Thursday, May 29, 2008
Books on Global Warming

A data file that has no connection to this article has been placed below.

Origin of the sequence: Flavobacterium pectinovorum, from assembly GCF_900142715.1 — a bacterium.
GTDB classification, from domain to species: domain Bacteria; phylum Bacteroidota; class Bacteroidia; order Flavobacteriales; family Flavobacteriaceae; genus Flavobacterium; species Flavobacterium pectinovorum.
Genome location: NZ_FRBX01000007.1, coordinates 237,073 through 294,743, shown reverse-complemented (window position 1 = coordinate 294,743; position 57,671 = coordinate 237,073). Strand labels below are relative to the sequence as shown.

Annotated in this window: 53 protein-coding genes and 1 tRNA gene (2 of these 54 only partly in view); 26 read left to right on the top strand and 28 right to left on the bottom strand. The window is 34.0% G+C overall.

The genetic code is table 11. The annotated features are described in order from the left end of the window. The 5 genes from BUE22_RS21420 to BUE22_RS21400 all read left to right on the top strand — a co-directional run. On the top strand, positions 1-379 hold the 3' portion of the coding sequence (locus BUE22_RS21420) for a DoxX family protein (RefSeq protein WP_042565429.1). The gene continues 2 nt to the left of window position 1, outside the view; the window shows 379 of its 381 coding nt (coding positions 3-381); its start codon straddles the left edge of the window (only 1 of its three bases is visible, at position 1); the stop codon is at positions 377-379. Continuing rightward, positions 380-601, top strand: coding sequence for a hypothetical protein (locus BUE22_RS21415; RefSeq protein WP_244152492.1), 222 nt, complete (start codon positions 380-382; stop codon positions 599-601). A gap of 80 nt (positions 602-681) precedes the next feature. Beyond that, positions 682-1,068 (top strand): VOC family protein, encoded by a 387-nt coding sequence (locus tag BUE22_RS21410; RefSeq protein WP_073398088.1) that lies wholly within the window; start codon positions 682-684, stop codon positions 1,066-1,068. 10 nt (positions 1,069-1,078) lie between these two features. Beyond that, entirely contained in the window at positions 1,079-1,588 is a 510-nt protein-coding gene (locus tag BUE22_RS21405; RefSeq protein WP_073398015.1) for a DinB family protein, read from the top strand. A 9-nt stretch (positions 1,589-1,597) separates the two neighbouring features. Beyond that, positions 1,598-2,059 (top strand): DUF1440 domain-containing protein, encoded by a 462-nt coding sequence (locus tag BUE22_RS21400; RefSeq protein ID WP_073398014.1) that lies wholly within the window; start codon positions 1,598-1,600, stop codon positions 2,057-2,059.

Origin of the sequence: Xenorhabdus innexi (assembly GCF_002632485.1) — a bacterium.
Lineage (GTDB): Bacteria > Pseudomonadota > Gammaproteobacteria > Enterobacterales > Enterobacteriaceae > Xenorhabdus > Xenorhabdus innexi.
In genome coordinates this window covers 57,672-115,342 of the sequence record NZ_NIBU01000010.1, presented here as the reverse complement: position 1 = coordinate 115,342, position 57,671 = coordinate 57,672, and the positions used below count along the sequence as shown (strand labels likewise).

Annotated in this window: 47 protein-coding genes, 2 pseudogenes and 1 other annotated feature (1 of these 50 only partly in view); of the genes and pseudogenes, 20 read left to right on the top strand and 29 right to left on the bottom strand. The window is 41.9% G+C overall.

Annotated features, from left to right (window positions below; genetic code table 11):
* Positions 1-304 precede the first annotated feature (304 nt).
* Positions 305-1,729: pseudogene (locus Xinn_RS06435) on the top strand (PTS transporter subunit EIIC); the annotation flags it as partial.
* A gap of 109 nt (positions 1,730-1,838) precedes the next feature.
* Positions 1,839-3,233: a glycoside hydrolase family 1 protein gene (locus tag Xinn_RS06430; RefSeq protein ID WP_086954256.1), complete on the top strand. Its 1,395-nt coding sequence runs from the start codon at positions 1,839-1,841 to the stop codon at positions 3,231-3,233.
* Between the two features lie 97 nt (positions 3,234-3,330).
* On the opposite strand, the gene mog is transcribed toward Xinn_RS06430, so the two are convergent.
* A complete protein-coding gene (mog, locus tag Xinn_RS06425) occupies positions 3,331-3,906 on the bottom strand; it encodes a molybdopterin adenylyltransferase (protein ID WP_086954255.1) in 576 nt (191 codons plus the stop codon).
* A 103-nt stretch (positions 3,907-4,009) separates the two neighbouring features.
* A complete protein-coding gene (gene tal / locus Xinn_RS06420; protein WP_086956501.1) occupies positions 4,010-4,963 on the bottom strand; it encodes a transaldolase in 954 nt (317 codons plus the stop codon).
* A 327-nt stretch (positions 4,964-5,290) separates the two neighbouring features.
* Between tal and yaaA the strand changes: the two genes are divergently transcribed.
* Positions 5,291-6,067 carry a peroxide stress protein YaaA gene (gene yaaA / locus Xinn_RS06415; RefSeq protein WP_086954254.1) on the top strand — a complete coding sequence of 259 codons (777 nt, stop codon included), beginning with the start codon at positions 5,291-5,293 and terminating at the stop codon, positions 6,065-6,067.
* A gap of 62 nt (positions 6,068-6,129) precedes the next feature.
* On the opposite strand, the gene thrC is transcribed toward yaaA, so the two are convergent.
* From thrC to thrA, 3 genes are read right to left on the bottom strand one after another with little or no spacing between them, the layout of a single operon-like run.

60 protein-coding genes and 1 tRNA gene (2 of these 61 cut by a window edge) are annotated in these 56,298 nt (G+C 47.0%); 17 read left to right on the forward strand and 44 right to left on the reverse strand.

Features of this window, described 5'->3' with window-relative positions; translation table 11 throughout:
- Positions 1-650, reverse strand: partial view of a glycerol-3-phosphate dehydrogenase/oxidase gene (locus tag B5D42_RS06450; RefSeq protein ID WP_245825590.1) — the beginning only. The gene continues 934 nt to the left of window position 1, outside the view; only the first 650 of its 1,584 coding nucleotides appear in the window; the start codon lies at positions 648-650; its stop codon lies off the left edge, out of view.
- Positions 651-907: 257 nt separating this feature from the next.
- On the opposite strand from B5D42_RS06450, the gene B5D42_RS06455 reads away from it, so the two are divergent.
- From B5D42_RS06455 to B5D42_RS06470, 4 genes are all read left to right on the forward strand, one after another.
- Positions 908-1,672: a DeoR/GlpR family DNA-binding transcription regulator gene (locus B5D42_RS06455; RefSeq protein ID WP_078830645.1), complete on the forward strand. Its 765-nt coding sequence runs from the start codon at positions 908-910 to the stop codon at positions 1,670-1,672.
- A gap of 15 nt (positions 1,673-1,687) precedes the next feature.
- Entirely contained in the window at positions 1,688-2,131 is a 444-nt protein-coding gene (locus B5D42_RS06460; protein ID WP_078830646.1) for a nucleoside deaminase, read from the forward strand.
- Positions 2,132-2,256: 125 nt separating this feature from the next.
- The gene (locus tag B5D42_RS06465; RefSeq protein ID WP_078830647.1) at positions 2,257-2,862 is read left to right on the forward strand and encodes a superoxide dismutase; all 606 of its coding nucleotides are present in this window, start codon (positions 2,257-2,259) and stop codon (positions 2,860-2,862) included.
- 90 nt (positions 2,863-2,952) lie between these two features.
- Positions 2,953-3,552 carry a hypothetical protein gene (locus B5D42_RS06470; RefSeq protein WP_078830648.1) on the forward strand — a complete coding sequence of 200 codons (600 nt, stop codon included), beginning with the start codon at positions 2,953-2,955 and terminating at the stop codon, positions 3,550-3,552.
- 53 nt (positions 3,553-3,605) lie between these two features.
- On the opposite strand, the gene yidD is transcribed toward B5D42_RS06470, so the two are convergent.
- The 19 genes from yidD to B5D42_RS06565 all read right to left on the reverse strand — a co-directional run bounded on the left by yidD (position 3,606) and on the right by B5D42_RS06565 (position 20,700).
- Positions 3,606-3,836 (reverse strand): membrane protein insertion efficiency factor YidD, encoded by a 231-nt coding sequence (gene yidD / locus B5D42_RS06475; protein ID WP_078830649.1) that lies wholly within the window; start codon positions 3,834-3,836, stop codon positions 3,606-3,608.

Freeman Dyson reviews two books on global warming in a recent issue of The New York Review of Books. The first describes the global-warming problem as an economist sees it and is not concerned with the science of global warming or with the detailed estimation of the damage that it may do. It assumes that the science and the damage are specified, and compares the effectiveness of various policies for the allocation of economic resources in response. The second book is the record of a conference held at the Yale Center for the Study of Globalization in 2005. It is edited by Ernesto Zedillo, the head of the Yale Center, who served as president of Mexico from 1994 to 2000 and was chairman of the conference. I am not going to summarise the review here. What I want to discuss briefly, is an issue which Dyson brings up, which is not discussed in either of the books under review. He considers the Keeling graph which shows the fraction of carbon dioxide in the atmosphere as it varies month by month and year by year. It gives us our firmest and most accurate evidence of effects of human activities on our global environment. When we put together the evidence from the wiggles and the distribution of vegetation over the earth, it turns out that about 8 percent of the carbon dioxide in the atmosphere is absorbed by vegetation and returned to the atmosphere every year. This means that the average lifetime of a molecule of carbon dioxide in the atmosphere, before it is captured by vegetation and afterward released, is about twelve years. This fact, that the exchange of carbon between atmosphere and vegetation is rapid, is of fundamental importance to the long-range future of global warming. Dyson pins a lot of hope on biotechnology providing mankind with the wherewithal to create more carbon-eating trees. Here is his overview...(in the process he also takes a pot-shot at ethanol, as does Amartya Sen (see my previous post)). At this point I return to the Keeling graph, which demonstrates the strong coupling between atmosphere and plants. The wiggles in the graph show us that every carbon dioxide molecule in the atmosphere is incorporated in a plant within a time of the order of twelve years. Therefore, if we can control what the plants do with the carbon, the fate of the carbon in the atmosphere is in our hands. That is what Nordhaus meant when he mentioned "genetically engineered carbon-eating trees" as a low-cost backstop to global warming. The science and technology of genetic engineering are not yet ripe for large-scale use. We do not understand the language of the genome well enough to read and write it fluently. But the science is advancing rapidly, and the technology of reading and writing genomes is advancing even more rapidly. I consider it likely that we shall have "genetically engineered carbon-eating trees" within twenty years, and almost certainly within fifty years. Carbon-eating trees could convert most of the carbon that they absorb from the atmosphere into some chemically stable form and bury it underground. Or they could convert the carbon into liquid fuels and other useful chemicals. Biotechnology is enormously powerful, capable of burying or transforming any molecule of carbon dioxide that comes into its grasp. Keeling's wiggles prove that a big fraction of the carbon dioxide in the atmosphere comes within the grasp of biotechnology every decade. If one quarter of the world's forests were replanted with carbon-eating varieties of the same species, the forests would be preserved as ecological resources and as habitats for wildlife, and the carbon dioxide in the atmosphere would be reduced by half in about fifty years. It is likely that biotechnology will dominate our lives and our economic activities during the second half of the twenty-first century, just as computer technology dominated our lives and our economy during the second half of the twentieth. Biotechnology could be a great equalizer, spreading wealth over the world wherever there is land and air and water and sunlight. This has nothing to do with the misguided efforts that are now being made to reduce carbon emissions by growing corn and converting it into ethanol fuel. The ethanol program fails to reduce emissions and incidentally hurts poor people all over the world by raising the price of food. After we have mastered biotechnology, the rules of the climate game will be radically changed. In a world economy based on biotechnology, some low-cost and environmentally benign backstop to carbon emissions is likely to become a reality. Even by Dyson's optimistic estimates, it will be at least 50 years before bio-technology has mastered the technology to produce genetically engineered carbon-eating trees. If present day doomsday scenarios are to be believed, will that not be already too late for our beautiful blue planet? Dyson's claim of carbon-eating trees, have been debunked at the Real Climate site, the main point being what I have already discussed above - viz. the time scales involved and whether another 50 years of carbon pollution is something our planet can take, without us doing anything in the intervening period. There is also the important ethical problem of leaving the problems our generation has created for a future generation to handle. What kind of planet are we leaving our children? It's a pity that a top class scientist like Freeman Dyson should fall prey to the usual 'do nothing, its all a lot of hype, global warming is a myth' crowd.